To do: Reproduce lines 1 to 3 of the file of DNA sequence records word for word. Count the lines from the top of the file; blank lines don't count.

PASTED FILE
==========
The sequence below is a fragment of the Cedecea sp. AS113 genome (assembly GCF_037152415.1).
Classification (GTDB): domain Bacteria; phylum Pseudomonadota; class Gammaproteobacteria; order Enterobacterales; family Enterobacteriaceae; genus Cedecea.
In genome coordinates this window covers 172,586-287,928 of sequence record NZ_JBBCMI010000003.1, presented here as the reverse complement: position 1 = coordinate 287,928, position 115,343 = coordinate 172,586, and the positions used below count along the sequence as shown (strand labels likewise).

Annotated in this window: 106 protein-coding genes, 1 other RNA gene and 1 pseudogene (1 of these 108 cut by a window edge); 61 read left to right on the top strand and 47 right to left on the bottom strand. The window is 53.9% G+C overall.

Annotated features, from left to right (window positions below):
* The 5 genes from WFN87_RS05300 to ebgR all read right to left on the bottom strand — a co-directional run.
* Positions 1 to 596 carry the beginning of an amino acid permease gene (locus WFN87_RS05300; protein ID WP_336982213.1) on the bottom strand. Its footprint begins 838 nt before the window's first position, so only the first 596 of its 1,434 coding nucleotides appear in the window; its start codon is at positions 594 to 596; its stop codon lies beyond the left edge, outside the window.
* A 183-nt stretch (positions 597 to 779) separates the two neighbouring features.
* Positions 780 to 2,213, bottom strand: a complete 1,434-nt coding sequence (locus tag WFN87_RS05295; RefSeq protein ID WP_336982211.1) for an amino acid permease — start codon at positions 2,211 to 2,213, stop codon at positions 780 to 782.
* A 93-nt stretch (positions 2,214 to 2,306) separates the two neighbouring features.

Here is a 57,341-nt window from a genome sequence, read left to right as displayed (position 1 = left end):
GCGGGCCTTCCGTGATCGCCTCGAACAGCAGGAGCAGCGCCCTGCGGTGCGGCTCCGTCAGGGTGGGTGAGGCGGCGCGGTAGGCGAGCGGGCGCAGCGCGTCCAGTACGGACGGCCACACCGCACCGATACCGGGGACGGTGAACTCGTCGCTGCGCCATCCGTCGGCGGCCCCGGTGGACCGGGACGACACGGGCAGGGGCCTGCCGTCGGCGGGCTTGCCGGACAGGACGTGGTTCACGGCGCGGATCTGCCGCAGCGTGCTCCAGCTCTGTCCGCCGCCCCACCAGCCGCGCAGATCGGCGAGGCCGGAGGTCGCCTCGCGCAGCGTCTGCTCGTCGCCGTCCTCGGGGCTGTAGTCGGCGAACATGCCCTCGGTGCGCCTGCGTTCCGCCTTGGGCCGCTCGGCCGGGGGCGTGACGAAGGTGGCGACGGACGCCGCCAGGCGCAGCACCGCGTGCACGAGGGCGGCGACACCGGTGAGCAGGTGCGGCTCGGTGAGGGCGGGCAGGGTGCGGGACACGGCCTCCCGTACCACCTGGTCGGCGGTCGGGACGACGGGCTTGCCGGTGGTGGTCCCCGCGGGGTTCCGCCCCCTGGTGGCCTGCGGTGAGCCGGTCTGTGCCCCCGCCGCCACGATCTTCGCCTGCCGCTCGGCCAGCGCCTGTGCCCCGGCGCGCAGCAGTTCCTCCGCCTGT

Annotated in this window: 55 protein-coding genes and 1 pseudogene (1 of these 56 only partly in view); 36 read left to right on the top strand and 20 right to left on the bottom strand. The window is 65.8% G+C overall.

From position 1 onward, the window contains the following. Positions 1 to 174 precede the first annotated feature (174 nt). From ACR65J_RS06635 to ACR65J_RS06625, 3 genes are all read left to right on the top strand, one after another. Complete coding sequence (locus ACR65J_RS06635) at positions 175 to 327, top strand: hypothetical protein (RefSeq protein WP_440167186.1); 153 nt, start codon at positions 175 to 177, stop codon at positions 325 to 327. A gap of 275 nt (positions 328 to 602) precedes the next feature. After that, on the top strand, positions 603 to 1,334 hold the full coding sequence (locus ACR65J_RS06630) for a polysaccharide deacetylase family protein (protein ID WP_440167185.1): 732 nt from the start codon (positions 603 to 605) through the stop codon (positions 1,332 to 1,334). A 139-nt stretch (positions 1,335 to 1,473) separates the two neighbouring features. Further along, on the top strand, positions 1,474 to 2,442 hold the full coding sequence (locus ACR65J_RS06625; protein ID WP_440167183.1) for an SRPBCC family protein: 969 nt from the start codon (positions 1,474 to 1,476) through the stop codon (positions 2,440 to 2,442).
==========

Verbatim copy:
The sequence below is a fragment of the Cedecea sp. AS113 genome (assembly GCF_037152415.1).
Classification (GTDB): domain Bacteria; phylum Pseudomonadota; class Gammaproteobacteria; order Enterobacterales; family Enterobacteriaceae; genus Cedecea.
In genome coordinates this window covers 172,586-287,928 of sequence record NZ_JBBCMI010000003.1, presented here as the reverse complement: position 1 = coordinate 287,928, position 115,343 = coordinate 172,586, and the positions used below count along the sequence as shown (strand labels likewise).